Global profiling of the metabolome and lipidome of specific brain regions is essential to understanding the cellular and molecular mechanisms regulating brain activity. Given the limited amount of starting material, conventional mouse studies comparing brain regions have mainly targeted a set of known metabolites in large brain regions (e.g., cerebrum, cortex). In this work, we developed a multimodal analytical pipeline enabling parallel analyses of metabolomic and lipidomic profiles from anatomically distinct mouse brain regions starting with less than 0.2 mg of protein content. This analytical pipeline is composed of (1) sonication-based tissue homogenization, (2) parallel metabolite and lipid extraction, (3) BCA-based sample normalization, (4) ultrahigh performance liquid chromatography-mass spectrometry-based multimodal metabolome and lipidome profiling, (5) streamlined data processing, and (6) chord plot-based data visualization. We applied this pipeline to the study of four brain regions in males including the amygdala, dorsal hippocampus, nucleus accumbens and ventral tegmental area. With this novel approach, we detected over 5000 metabolic and 6000 lipid features, among which 134 metabolites and 479 lipids were directly confirmed via automated MS2 spectral matching. Interestingly, our analysis identified unique metabolic and lipid profiles in each brain regions. Furthermore, we identified functional relationships amongst metabolic and lipid subclasses, potentially underlying cellular and functional differences across all four brain regions. Overall, our novel workflow generates comprehensive region-specific metabolomic and lipidomic profiles using very low amount of brain sub-regional tissue sample, which could be readily integrated with region-specific genomic, transcriptomic, and proteomic data to reveal novel insights into the molecular mechanisms underlying the activity of distinct brain regions.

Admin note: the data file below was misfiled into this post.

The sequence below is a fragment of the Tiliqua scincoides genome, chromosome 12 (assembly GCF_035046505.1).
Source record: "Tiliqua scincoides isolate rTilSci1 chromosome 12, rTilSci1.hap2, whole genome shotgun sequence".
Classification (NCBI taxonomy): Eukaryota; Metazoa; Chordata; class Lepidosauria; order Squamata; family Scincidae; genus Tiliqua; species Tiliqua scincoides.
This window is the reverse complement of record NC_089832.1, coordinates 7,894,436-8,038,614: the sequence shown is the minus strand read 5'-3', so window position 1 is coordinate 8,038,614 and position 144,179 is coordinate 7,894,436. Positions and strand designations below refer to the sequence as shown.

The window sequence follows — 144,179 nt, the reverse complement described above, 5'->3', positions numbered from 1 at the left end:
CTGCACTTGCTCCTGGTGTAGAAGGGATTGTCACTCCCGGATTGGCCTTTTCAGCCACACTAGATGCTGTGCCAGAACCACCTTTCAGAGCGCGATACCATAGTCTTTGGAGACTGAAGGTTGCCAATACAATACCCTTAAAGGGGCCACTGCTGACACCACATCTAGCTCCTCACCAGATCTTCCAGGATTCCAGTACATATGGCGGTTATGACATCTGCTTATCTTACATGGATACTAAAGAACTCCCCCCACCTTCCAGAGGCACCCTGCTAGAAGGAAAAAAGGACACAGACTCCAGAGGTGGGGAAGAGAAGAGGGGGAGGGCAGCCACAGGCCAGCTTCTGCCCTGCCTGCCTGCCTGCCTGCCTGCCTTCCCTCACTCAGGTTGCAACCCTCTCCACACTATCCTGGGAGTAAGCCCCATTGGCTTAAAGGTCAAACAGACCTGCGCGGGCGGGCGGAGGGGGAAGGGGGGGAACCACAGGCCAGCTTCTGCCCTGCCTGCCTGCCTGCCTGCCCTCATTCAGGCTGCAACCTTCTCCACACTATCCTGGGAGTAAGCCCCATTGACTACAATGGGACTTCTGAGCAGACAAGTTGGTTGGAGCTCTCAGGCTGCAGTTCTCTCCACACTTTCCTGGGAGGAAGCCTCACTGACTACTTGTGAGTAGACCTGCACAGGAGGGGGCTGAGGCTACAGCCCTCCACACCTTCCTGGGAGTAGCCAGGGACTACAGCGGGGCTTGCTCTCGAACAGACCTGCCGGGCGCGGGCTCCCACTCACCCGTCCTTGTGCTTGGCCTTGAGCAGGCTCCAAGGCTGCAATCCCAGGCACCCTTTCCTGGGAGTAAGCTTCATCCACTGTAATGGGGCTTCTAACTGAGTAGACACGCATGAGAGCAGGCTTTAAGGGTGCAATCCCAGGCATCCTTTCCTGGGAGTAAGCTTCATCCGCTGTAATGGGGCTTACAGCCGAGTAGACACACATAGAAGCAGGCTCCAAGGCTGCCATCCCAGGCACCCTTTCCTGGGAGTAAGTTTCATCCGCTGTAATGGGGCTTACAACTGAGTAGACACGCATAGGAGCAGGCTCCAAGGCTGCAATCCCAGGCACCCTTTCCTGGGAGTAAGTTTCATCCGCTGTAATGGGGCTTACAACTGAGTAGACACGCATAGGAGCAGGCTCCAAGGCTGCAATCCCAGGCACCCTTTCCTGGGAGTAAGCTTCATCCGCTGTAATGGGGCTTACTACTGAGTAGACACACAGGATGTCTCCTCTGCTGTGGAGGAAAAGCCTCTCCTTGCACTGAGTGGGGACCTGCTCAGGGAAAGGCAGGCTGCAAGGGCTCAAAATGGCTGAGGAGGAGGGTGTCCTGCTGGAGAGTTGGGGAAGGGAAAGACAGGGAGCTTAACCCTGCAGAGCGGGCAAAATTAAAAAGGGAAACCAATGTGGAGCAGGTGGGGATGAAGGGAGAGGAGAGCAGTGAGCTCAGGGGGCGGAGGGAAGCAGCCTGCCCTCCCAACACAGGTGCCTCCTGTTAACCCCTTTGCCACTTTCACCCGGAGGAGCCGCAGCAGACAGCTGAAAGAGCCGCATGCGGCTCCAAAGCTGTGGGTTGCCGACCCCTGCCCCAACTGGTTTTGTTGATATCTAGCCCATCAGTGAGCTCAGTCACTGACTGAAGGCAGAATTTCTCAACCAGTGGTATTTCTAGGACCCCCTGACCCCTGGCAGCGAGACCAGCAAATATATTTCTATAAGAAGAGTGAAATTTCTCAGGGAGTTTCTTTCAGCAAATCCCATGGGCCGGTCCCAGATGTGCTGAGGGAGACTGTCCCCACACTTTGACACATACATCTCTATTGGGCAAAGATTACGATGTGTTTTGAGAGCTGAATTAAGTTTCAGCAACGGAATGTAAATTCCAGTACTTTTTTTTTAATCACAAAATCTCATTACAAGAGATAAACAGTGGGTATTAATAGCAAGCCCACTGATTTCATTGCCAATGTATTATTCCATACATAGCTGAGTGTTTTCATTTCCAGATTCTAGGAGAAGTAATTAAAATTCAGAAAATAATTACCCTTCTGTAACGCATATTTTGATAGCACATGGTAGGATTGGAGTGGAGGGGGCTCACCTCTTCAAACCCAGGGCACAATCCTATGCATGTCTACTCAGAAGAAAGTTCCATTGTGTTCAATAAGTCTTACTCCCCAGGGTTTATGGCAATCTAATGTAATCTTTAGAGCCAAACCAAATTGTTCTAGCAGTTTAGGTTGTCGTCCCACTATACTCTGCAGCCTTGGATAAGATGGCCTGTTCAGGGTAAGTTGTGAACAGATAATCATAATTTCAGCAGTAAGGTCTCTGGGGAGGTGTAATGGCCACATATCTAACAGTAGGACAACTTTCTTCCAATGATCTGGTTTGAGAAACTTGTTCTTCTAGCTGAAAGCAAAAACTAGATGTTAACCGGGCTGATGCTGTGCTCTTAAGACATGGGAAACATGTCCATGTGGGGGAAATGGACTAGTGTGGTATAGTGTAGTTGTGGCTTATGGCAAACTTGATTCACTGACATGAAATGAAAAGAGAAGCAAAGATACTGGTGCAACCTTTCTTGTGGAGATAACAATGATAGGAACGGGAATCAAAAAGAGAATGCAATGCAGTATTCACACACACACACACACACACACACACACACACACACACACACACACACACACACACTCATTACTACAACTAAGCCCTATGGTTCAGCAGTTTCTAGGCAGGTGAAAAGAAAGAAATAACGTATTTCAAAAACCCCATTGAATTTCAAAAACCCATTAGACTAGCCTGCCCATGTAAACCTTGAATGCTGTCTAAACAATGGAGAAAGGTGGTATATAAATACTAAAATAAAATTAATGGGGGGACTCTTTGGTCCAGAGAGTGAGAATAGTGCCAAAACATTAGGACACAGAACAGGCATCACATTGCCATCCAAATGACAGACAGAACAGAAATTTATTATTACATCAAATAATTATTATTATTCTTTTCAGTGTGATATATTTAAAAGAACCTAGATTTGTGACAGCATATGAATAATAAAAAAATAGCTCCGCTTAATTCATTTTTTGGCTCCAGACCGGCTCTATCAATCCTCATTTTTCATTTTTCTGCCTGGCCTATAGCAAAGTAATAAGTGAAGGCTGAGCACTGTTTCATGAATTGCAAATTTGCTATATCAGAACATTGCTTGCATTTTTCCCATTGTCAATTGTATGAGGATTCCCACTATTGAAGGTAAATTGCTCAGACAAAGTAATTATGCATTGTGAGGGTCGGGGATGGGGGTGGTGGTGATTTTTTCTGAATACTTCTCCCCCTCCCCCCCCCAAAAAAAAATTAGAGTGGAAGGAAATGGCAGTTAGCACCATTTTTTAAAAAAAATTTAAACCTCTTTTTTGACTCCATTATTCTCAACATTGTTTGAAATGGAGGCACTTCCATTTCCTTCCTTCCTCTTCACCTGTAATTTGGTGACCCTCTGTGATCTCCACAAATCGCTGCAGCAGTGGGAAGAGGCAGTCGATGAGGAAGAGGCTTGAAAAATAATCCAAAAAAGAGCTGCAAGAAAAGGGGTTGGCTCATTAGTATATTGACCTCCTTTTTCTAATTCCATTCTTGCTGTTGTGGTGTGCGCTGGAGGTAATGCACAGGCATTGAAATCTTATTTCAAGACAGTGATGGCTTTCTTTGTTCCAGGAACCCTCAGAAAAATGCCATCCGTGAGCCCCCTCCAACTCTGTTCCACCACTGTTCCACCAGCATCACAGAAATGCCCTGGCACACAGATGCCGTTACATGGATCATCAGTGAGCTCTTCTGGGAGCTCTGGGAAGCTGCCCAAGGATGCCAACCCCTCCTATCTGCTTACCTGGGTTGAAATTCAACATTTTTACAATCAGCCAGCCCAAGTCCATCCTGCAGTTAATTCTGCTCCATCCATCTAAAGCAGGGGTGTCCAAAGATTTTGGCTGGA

Keywords: Brain regions; Lipidomics; Liquid chromatography-mass spectrometry; Metabolic patterns; Metabolomics; Parallel profiling.
Copyright © 2020 Elsevier B.V. All rights reserved.